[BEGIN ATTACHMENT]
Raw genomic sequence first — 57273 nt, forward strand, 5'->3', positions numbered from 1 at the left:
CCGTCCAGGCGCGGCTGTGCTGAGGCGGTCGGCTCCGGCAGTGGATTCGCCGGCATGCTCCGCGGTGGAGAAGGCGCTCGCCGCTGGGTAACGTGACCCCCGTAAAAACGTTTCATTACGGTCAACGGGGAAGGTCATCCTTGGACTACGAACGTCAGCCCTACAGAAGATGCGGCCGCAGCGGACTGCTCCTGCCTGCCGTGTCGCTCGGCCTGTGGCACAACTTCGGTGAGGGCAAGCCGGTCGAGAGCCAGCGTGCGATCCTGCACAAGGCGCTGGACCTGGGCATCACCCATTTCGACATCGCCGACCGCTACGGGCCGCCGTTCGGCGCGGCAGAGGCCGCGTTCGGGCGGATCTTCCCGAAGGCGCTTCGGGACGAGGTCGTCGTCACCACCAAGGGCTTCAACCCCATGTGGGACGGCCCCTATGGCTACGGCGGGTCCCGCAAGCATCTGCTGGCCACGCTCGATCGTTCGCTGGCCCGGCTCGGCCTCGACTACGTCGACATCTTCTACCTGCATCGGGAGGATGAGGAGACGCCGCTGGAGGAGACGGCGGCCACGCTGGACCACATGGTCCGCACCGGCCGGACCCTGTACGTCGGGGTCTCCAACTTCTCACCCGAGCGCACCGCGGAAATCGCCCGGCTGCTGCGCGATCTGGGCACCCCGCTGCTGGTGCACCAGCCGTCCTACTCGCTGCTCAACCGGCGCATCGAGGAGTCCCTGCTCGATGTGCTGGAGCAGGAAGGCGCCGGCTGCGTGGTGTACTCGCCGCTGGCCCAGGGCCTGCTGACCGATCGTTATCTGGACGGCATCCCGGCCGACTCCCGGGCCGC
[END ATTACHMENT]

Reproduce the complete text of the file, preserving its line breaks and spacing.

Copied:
Raw genomic sequence first — 57273 nt, forward strand, 5'->3', positions numbered from 1 at the left:
CCGTCCAGGCGCGGCTGTGCTGAGGCGGTCGGCTCCGGCAGTGGATTCGCCGGCATGCTCCGCGGTGGAGAAGGCGCTCGCCGCTGGGTAACGTGACCCCCGTAAAAACGTTTCATTACGGTCAACGGGGAAGGTCATCCTTGGACTACGAACGTCAGCCCTACAGAAGATGCGGCCGCAGCGGACTGCTCCTGCCTGCCGTGTCGCTCGGCCTGTGGCACAACTTCGGTGAGGGCAAGCCGGTCGAGAGCCAGCGTGCGATCCTGCACAAGGCGCTGGACCTGGGCATCACCCATTTCGACATCGCCGACCGCTACGGGCCGCCGTTCGGCGCGGCAGAGGCCGCGTTCGGGCGGATCTTCCCGAAGGCGCTTCGGGACGAGGTCGTCGTCACCACCAAGGGCTTCAACCCCATGTGGGACGGCCCCTATGGCTACGGCGGGTCCCGCAAGCATCTGCTGGCCACGCTCGATCGTTCGCTGGCCCGGCTCGGCCTCGACTACGTCGACATCTTCTACCTGCATCGGGAGGATGAGGAGACGCCGCTGGAGGAGACGGCGGCCACGCTGGACCACATGGTCCGCACCGGCCGGACCCTGTACGTCGGGGTCTCCAACTTCTCACCCGAGCGCACCGCGGAAATCGCCCGGCTGCTGCGCGATCTGGGCACCCCGCTGCTGGTGCACCAGCCGTCCTACTCGCTGCTCAACCGGCGCATCGAGGAGTCCCTGCTCGATGTGCTGGAGCAGGAAGGCGCCGGCTGCGTGGTGTACTCGCCGCTGGCCCAGGGCCTGCTGACCGATCGTTATCTGGACGGCATCCCGGCCGACTCCCGGGCCGC